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STATE of Louisiana Appellee v. Bernard GRANT a/k/a Lucius B. Cummings Appellant
This criminal appeal comes from the First Judicial District Court, the Honorable Judge Erin Leigh Garrett, presiding. The defendant, Bernard Grant a/k/a Lucius B. Cummings (“the defendant”), was charged with three drug charges and two firearm charges. A unanimous jury found the defendant guilty as charged on all five counts. The trial court ordered the sentences to run concurrent with each other, resulting in a total sentence of 20 years, but consecutive to any other sentence that the defendant might be serving. The defendant now appeals his conviction and sentence, arguing that the state failed to sufficiently prove that he was guilty of possession of the drugs and firearm found in his motel room; the trial court failed to observe the 24-hour delay between the denial of the motion for new trial and motion for post-verdict judgment of acquittal and sentencing; and the sentence imposed is excessive. For the following reasons, we affirm the defendant's convictions, vacate the sentences, and remand the matter to the trial court for further proceedings.
FACTS AND PROCEDURAL HISTORY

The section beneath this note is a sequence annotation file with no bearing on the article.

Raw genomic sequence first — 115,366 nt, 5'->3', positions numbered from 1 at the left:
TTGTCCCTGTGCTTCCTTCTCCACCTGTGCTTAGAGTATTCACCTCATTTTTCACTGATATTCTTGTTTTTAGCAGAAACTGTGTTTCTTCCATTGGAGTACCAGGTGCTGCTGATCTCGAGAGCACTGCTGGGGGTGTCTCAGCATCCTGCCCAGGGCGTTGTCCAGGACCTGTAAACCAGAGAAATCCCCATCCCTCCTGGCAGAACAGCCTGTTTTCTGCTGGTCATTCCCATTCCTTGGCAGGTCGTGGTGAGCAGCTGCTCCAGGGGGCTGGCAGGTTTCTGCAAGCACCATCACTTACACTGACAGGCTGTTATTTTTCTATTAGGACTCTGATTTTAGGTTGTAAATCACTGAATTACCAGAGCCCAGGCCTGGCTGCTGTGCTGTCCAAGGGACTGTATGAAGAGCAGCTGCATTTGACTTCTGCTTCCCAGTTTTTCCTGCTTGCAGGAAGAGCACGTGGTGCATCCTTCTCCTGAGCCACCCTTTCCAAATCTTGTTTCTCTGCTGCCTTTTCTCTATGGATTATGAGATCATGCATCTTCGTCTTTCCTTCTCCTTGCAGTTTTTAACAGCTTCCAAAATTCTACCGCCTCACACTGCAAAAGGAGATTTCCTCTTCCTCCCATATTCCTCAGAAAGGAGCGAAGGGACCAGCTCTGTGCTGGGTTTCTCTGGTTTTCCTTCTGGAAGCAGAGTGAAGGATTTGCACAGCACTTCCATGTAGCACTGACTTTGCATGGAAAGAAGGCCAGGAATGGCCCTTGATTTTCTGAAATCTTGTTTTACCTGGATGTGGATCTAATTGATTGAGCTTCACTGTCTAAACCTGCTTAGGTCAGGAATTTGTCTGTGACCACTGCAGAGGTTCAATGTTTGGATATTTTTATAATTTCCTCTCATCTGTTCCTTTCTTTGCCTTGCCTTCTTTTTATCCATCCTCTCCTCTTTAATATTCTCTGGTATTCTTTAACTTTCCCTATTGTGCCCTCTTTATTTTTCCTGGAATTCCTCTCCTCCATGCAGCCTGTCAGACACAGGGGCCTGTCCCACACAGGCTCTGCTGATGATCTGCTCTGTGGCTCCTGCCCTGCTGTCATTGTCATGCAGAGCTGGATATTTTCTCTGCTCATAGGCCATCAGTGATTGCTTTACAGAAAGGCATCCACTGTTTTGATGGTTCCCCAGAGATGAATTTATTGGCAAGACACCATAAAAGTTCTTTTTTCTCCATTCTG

On August 4, 2020, Detective Richard Turpin (“Det. Turpin”), of the Shreveport Police Department (“SPD”), was conducting a follow-up investigation involving a stolen GMC Yukon Denali.1 Det. Turpin located the vehicle in the parking lot of the Cajun Inn motel in front of room 122. He retrieved a printout from the desk clerk as to the occupant of the room. Det. Turpin and another officer knocked on the door of room 122, and the defendant opened the door. Both officers identified themselves and showed their badges.2 The defendant identified himself as the occupant of the room and further confirmed his name and alias. The defendant allowed the officers to enter the room. Det. Turpin explained to the defendant that they were investigating a report of a carjacking that involved the vehicle parked outside his room. Det. Turpin advised the defendant of his rights per Miranda before he questioned him, and the defendant expressed that he understood his rights. The defendant voluntarily responded to questions regarding the name of the owner of the vehicle and informed Det. Turpin that the keys to the vehicle were on the table.3 When Det. Turpin went to retrieve the keys from the table, he noticed in plain view, plastic baggies scattered on the bed that appeared to contain methamphetamine.